One of the main reasons Dirty John is so engrossing — apart from the cast, which I'll get to in a minute — is that we've all heard some version of this story.
By that I don't mean the Los Angeles Times podcast on which this Bravo series is based — a lauded podcast that tells the true story of how affluent, four-time divorcee Debra Newell (played in the TV series by Connie Britton) met a guy online who turned out to be a dangerous creep. The story we have all heard some iteration of is far less dramatic and, I hope, less deadly: someone met somebody on a site or an app and things went wrong. Maybe the guy turned out to be shorter, balder and fatter than his pictures let on, or maybe the woman started talking about marriage, babies and meeting her parents on the second night. That kind of thing.
But Dirty John is the extreme example: a modern-day, real-life horror story, relatable and intoxicating because it hits so close to home, and incites such primal feelings for everybody in or adjacent to the dating pool. Though people who've listened to the Dirty John podcast may gripe that Bravo's series doesn't do it any favors (disclaimer: I only read the story), Bravo's take is nonetheless gripping and addictive because, duh, Connie Britton, and because it's a melodramatic, Lifetime-esque yarn that could happen to anyone, with juicy, satisfying turns made for yelling at the screen. If the now-tamed but once-salacious site Don't Date Him Girl! from the early 2000s, which allowed women to warn others about cads and monsters in the midst, came to life, this is what it would look like. And that's just fine.
We watched all three episodes given to us in advance of Sunday's premiere, and the action starts right away as Debra teeters around her interior design firm, privileged and well-heeled but clearly lonely and ready to meet Mr. Right, again, common sense be damned. Connie Britton sells Debra's warmth and reckless vulnerability well, convincing the audience that the borderline desperation she shows in bringing John Meehan (Eric Bana) into her life so quickly after meeting him is rooted in... something deep, even if it's not exactly clear what. But it doesn't matter. Dirty John doesn't appear to be trying to deliver any highbrow societal commentary, even if the underlying theme about the ways the judicial system and law enforcement fails to protect women is salient. It's nonetheless engrossing, thanks to a measured unfurling of increasing terror, and its cast, including Bana, whose gravitas complements Britton's compassionate portrayal of a woman making unthinkably bad choices.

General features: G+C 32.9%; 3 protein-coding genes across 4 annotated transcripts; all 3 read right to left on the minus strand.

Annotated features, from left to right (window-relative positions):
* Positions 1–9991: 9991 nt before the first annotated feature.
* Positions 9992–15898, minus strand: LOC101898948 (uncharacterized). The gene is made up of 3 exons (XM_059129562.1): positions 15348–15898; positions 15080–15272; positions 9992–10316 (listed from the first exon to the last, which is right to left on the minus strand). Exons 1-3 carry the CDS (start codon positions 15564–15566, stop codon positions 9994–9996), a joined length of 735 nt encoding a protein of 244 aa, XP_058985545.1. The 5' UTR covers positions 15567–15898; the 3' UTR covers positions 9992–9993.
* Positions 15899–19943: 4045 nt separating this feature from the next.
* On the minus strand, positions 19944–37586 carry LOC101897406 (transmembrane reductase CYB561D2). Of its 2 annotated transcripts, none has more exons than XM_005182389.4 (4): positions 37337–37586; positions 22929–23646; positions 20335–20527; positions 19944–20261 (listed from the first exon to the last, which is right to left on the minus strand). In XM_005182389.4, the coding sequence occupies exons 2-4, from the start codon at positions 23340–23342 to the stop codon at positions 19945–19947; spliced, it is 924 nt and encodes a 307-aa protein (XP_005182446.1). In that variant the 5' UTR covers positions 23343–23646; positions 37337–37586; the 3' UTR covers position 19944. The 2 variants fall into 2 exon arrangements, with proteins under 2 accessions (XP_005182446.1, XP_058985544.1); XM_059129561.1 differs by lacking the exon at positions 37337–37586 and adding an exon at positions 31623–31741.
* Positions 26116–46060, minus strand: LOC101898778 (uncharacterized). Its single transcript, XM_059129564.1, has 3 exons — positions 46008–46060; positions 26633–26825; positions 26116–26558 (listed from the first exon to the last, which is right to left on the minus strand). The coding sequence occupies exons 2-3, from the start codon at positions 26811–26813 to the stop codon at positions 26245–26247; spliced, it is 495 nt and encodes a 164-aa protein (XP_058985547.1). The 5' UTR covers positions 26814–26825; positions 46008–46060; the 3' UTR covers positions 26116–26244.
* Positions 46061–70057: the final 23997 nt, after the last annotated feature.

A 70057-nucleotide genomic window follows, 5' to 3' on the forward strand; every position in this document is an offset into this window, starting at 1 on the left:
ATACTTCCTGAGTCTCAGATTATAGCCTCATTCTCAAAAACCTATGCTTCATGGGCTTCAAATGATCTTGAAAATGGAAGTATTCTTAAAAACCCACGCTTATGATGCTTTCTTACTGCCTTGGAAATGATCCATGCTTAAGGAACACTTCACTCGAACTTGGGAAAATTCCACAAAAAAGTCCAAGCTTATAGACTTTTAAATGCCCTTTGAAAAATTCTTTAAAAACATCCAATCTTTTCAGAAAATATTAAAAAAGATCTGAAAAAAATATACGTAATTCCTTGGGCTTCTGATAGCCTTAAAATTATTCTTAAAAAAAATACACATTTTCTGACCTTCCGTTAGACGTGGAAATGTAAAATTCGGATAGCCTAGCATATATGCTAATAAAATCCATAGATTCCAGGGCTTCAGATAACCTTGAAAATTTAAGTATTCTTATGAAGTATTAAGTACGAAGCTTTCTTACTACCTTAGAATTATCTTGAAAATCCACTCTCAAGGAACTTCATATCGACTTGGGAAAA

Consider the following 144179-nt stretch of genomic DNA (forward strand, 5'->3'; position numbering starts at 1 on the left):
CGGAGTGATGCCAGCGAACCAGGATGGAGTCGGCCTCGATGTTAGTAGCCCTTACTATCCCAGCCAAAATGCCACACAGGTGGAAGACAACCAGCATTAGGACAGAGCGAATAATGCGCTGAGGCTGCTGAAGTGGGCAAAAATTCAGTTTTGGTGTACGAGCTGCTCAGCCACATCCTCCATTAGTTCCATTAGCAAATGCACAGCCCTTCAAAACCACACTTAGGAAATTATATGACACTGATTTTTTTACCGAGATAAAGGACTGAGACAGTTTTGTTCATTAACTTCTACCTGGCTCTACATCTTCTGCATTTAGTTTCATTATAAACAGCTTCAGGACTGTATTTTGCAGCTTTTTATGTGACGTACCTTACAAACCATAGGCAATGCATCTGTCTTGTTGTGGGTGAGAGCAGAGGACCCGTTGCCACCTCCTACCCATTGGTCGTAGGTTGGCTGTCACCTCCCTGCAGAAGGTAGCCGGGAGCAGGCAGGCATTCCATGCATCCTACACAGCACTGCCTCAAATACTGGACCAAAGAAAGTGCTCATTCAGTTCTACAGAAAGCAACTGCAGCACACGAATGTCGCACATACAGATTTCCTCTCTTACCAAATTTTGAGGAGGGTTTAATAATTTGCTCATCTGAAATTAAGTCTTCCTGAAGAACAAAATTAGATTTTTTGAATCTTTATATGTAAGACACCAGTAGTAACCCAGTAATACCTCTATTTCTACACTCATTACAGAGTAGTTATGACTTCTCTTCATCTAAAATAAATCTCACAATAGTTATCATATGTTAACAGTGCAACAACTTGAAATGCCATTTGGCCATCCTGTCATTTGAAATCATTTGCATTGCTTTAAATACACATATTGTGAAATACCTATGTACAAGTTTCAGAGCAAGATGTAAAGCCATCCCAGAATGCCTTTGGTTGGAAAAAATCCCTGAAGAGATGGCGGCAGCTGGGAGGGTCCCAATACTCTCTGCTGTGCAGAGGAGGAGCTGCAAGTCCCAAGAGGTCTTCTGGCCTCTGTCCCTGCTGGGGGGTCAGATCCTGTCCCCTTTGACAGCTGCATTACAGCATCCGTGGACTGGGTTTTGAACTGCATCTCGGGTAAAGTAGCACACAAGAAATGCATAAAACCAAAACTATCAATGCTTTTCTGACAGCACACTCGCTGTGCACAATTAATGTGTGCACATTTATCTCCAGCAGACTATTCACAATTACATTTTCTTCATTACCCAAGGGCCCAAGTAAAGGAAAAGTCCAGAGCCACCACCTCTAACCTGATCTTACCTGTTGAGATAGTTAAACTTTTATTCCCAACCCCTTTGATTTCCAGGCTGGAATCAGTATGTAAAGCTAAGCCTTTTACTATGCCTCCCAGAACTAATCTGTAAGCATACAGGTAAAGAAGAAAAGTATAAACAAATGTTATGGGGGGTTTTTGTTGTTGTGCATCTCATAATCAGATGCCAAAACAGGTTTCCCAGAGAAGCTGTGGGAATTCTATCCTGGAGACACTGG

The characters people will love most though, are Debra's daughters — especially Veronica, played by a fantastically bitchy Juno Temple. Veronica is not only skeptical of John from the very beginning, but she's openly horrible to him, delivering the type of shade and snappy one-liners that would make iconic mean girls like Regina George or Madison Montgomery from American Horror Story proud. She and Terra (Julia Garner) are stylized (and in Veronica's case renamed from the original Jacquelyn) in ways that depart from the source material — one of a few ways the Bravo series will detour from what actually happened, which I won't spoil here. Honestly though, the details of the original aren't even necessary to know in order to enjoy this version of Dirty John exactly as it is. All you need to know is that it's the mostly true story of 'girl meets boy and she comes to regret it very much.'
By the third episode, all the red flags and warnings Debra failed to see, even after her own family's warnings, explode in her face, and the real danger she's now in feels intense and tactile, again thanks largely to Britton's remarkably non-soapy depiction of a woman being a fool for love. Dirty John won't be lauded for its nuance and depth of layered emotion; it is not, however, entirely vapid and shouldn't be dismissed for being slightly campy either. It's on Bravo, after all, the network best known for the Real Housewives franchise, where the fare can be as thoughtful as it is intellectually tawdry at the same time. Dirty John might be middlebrow, but it's filling.